Additive Manufacturing (AM) refers to a set of technologies that build 3D objects by adding materials layer-upon-layer of different kinds whether metal, concrete or plastic. Using 3D modeling software and machine equipment and layering material, the AM equipment reads in data from the CAD file and adds successive layers to fabricate a 3D object. AM hence includes a combination of Direct Digital Manufacturing (DDM), 3D Printing, Rapid Prototyping (RP), layered manufacturing and additive fabrication.
AM adoption rate is increasing in India – Nearly 30 machines were sold last year. In 2015 and 2016 it was just four or five machines. But the need is growing. Small as well as large enterprises are looking at taking advantage of additive manufacturing technology and even public sector companies are using AM. Globally companies are using AM for production. But in India, it is largely for prototyping. Incidentally AM has been around for close to three decades and there has been significant technology upgradation during last few years.
The AM technology has evolved from prototyping development. It has shifted to manufacturing. Machines themselves, the processing technologies and materials have evolved. Some of the areas are aerospace, dental / medical. “A lot of software is also being developed in parallel. A robust ecosystem has come up. It is not a standalone mechanism but can be included in their production-chain. That has been the leap forward. The one big advantage of AM is that irrespective of industries, it can cater to many industry verticals. What could have been completed with 100 to 200 people can be achieved with additive manufacturing with four or five people,” says Anand Prakasam, Country Manager-India, EOS GmbH India Branch Office.
Doing it Right
Designers and analysts have to have good understanding of manufacturing in AM space. More than any other manufacturing process, here, you are adding material – as you are adding material, there is sintering going on, there is cooling going on – all of this has an impact on the part you are printing. “So, in AM, the actual work has to begin at the design stage itself. One example could be, in metal printing, you may be looking at a few percentage points of distortion and when you know there is likely to be some level of distortion while printing that needs to be factored into your design phase itself. You have to account for thermal behaviour and you come up with revised part where the distortion effects are minimal. Because you can print complex shapes and parts, such as a part with a void inside, that gives an immense advantage over the traditional methods. You can have a single tightly sintered part as against a loosely joined assembly of multiple parts. This not only improves the look and feel of the product but also the sturdiness and the life of the parts you make. This is possible with AM,” explains Renuka Srinivasan, Director, SIMULIA WW Services at Dassault Systèmes.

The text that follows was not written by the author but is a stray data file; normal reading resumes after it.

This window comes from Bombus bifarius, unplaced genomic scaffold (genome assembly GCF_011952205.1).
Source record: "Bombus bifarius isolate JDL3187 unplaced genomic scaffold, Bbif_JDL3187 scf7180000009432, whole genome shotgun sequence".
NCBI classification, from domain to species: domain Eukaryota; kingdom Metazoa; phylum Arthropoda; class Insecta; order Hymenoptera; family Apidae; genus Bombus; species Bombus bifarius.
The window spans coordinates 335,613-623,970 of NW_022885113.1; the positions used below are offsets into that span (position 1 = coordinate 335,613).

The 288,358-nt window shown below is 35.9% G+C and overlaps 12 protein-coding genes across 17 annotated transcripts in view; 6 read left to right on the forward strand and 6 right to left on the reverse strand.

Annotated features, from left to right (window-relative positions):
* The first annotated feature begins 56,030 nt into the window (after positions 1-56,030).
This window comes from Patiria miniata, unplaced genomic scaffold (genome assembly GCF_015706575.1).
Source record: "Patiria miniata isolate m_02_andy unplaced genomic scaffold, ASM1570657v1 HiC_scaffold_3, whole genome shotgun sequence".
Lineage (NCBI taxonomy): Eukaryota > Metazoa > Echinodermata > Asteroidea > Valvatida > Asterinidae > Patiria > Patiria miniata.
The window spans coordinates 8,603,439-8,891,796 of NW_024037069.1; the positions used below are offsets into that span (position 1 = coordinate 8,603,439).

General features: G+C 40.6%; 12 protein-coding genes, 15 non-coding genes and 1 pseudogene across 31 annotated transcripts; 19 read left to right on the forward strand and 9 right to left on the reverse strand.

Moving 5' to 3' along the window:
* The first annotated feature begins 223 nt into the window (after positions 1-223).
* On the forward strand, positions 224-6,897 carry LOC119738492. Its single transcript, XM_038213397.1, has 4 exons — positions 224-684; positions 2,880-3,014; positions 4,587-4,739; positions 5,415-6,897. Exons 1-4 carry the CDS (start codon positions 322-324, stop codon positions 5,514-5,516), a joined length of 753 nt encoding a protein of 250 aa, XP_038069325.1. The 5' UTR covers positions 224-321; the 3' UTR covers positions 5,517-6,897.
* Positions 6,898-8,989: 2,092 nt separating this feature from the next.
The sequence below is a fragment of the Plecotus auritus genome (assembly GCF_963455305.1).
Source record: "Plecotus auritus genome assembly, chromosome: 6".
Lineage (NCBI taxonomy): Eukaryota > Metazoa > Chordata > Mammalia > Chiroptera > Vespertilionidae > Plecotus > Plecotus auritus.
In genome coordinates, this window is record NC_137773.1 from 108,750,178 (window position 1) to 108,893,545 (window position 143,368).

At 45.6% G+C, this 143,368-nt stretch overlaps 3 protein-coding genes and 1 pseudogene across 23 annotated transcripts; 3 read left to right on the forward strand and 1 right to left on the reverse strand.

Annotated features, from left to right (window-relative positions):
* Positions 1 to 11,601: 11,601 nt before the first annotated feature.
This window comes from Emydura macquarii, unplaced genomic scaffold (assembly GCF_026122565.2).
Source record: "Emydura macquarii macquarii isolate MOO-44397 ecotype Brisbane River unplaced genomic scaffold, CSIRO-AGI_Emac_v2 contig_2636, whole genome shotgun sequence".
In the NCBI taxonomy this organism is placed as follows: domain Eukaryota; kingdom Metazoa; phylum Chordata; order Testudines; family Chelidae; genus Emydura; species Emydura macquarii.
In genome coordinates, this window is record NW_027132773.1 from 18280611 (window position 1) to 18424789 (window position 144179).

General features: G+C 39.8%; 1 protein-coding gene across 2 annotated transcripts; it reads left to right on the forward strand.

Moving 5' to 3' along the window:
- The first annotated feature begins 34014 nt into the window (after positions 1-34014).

Ease of Use
Sridhar Balaram, Founder and MD, Intech DMLS adds, “on the hardware side, machines are becoming faster, smarter, more lasers are coming into the system and size of platforms are becoming bigger. 100 x 100 mm and 250 mm x 250 mm have been the standard sizes traditionally. But today you have machines that are 1 meter cube as well. The popular ones are 400 x 400 mm or 500 x 500 mm. The 1 m x 1 m x 1 m will be the large format machines which will be used in specialised applications or printing needs.” Simultaneous printing of multiple parts is another application area for large format machines. The fundamental premise of AM is that is an effective solution that is also easy. “For example, in aerospace sector, if they have to manufacture a part today based on a design, they have to follow a multi-step process such as tooling, fixtures, etc. It costs a lot and requires time. But with AM, if you have a design in hand, you can directly print the part you want. This reduces time, costs as well as number of operations. The customer can simply focus on the design itself than the manufacturing. AM is just a tool that prints as per your design,” says Prakasam.